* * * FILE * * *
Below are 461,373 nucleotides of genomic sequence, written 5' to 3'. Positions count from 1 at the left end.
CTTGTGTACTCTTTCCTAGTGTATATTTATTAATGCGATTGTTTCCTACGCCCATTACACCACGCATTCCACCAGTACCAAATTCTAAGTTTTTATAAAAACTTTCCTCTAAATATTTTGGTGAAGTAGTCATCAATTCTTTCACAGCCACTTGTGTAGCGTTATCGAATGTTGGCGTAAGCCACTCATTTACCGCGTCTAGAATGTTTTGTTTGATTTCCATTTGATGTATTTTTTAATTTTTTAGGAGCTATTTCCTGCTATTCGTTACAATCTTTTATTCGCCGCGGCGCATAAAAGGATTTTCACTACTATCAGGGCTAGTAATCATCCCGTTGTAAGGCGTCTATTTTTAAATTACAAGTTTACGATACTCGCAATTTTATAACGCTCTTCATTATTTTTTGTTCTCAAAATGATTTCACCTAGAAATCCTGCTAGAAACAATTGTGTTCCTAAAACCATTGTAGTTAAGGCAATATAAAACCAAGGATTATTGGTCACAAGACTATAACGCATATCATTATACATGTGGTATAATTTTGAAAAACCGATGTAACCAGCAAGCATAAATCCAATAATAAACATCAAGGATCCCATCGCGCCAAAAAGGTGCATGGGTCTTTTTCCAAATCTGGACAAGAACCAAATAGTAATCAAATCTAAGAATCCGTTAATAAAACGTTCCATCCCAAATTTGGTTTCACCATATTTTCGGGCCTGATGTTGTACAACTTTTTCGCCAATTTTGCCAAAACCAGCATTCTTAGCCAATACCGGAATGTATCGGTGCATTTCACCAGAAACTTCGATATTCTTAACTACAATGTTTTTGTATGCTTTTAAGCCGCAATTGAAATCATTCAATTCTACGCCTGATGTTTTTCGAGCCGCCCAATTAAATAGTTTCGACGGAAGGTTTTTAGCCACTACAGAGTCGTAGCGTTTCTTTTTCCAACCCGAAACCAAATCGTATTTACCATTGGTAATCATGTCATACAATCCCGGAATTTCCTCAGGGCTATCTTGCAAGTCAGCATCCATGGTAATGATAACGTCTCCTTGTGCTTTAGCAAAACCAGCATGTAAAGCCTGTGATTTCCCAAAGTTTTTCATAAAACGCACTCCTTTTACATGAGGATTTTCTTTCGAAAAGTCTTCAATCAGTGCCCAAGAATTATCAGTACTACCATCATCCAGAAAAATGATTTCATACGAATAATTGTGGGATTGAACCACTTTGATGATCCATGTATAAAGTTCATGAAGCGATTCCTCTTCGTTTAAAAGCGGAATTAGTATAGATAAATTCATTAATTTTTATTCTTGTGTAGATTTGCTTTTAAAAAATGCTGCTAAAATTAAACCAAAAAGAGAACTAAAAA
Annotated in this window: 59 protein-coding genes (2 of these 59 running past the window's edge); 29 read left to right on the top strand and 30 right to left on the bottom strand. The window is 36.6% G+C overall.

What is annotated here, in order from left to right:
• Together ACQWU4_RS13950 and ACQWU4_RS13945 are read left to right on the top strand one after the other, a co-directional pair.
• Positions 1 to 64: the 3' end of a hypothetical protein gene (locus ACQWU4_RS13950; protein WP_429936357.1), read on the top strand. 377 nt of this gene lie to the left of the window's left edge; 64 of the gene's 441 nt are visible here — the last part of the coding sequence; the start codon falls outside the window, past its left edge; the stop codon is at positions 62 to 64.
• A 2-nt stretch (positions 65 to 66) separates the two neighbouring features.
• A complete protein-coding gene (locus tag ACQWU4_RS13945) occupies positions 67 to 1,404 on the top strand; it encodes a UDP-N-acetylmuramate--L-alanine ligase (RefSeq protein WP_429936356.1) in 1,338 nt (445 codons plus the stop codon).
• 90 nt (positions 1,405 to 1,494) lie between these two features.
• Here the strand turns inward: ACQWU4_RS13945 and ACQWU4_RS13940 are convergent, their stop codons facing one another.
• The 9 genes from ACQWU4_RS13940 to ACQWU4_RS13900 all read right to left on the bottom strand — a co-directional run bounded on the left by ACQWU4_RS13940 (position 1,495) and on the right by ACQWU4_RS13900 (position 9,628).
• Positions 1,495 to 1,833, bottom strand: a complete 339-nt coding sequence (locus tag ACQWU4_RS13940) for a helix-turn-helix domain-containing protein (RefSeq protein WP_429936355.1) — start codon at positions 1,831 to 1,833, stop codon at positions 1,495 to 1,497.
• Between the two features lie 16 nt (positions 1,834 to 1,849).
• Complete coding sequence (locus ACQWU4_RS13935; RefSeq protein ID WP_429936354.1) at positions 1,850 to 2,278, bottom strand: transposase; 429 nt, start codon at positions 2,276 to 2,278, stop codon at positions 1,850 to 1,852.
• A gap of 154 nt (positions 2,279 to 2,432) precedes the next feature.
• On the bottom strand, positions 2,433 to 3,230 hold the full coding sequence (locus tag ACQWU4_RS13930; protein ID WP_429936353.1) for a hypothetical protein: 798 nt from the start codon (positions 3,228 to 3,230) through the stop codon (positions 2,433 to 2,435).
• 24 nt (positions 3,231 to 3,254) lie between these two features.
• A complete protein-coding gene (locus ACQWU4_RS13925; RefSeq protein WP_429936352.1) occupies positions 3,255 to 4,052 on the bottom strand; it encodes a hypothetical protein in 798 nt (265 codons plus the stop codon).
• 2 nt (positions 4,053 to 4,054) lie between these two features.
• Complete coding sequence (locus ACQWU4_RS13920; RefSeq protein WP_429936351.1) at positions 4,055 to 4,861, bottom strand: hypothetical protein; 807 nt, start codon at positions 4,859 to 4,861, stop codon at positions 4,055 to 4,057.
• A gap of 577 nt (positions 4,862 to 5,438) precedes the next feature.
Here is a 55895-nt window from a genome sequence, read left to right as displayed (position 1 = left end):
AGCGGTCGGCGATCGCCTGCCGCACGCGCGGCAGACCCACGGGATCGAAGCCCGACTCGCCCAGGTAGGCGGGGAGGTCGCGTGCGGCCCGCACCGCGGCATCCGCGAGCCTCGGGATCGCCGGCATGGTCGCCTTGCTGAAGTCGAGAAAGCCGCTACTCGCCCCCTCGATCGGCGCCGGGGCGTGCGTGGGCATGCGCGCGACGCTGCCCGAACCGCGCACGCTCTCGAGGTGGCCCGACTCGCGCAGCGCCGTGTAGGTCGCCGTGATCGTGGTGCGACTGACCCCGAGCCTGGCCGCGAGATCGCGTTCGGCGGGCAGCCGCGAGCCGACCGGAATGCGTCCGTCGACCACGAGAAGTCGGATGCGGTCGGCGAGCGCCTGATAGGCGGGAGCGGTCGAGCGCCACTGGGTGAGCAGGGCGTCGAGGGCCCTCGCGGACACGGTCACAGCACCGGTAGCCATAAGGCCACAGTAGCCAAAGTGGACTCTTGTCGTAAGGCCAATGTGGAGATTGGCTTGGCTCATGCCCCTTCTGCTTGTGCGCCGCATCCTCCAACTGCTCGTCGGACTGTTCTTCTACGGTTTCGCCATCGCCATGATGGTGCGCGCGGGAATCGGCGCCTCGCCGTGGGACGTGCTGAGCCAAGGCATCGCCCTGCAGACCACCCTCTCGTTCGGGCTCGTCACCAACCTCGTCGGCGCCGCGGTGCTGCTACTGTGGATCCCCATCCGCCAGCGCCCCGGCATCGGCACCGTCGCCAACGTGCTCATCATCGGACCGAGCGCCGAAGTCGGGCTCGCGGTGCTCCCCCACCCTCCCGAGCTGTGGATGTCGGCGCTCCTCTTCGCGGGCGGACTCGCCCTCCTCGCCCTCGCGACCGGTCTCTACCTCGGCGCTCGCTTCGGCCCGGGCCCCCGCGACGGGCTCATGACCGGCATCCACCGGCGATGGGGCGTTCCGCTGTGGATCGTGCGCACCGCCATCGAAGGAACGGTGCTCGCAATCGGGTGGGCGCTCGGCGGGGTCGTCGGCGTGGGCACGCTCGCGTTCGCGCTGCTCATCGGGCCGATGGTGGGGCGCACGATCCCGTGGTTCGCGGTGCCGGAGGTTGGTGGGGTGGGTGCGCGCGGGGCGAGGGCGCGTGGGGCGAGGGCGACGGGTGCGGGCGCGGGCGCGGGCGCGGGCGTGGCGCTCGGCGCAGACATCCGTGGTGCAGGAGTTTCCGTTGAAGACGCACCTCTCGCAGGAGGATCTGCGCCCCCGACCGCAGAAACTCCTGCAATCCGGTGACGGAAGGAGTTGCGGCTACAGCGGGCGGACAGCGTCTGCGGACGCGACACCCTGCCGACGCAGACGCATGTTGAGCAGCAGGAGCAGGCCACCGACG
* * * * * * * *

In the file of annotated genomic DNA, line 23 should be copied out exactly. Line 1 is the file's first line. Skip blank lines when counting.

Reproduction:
AGCGGTCGGCGATCGCCTGCCGCACGCGCGGCAGACCCACGGGATCGAAGCCCGACTCGCCCAGGTAGGCGGGGAGGTCGCGTGCGGCCCGCACCGCGGCATCCGCGAGCCTCGGGATCGCCGGCATGGTCGCCTTGCTGAAGTCGAGAAAGCCGCTACTCGCCCCCTCGATCGGCGCCGGGGCGTGCGTGGGCATGCGCGCGACGCTGCCCGAACCGCGCACGCTCTCGAGGTGGCCCGACTCGCGCAGCGCCGTGTAGGTCGCCGTGATCGTGGTGCGACTGACCCCGAGCCTGGCCGCGAGATCGCGTTCGGCGGGCAGCCGCGAGCCGACCGGAATGCGTCCGTCGACCACGAGAAGTCGGATGCGGTCGGCGAGCGCCTGATAGGCGGGAGCGGTCGAGCGCCACTGGGTGAGCAGGGCGTCGAGGGCCCTCGCGGACACGGTCACAGCACCGGTAGCCATAAGGCCACAGTAGCCAAAGTGGACTCTTGTCGTAAGGCCAATGTGGAGATTGGCTTGGCTCATGCCCCTTCTGCTTGTGCGCCGCATCCTCCAACTGCTCGTCGGACTGTTCTTCTACGGTTTCGCCATCGCCATGATGGTGCGCGCGGGAATCGGCGCCTCGCCGTGGGACGTGCTGAGCCAAGGCATCGCCCTGCAGACCACCCTCTCGTTCGGGCTCGTCACCAACCTCGTCGGCGCCGCGGTGCTGCTACTGTGGATCCCCATCCGCCAGCGCCCCGGCATCGGCACCGTCGCCAACGTGCTCATCATCGGACCGAGCGCCGAAGTCGGGCTCGCGGTGCTCCCCCACCCTCCCGAGCTGTGGATGTCGGCGCTCCTCTTCGCGGGCGGACTCGCCCTCCTCGCCCTCGCGACCGGTCTCTACCTCGGCGCTCGCTTCGGCCCGGGCCCCCGCGACGGGCTCATGACCGGCATCCACCGGCGATGGGGCGTTCCGCTGTGGATCGTGCGCACCGCCATCGAAGGAACGGTGCTCGCAATCGGGTGGGCGCTCGGCGGGGTCGTCGGCGTGGGCACGCTCGCGTTCGCGCTGCTCATCGGGCCGATGGTGGGGCGCACGATCCCGTGGTTCGCGGTGCCGGAGGTTGGTGGGGTGGGTGCGCGCGGGGCGAGGGCGCGTGGGGCGAGGGCGACGGGTGCGGGCGCGGGCGCGGGCGCGGGCGTGGCGCTCGGCGCAGACATCCGTGGTGCAGGAGTTTCCGTTGAAGACGCACCTCTCGCAGGAGGATCTGCGCCCCCGACCGCAGAAACTCCTGCAATCCGGTGACGGAAGGAGTTGCGGCTACAGCGGGCGGACAGCGTCTGCGGACGCGACACCCTGCCGACGCAGACGCATGTTGAGCAGCAGGAGCAGGCCACCGACG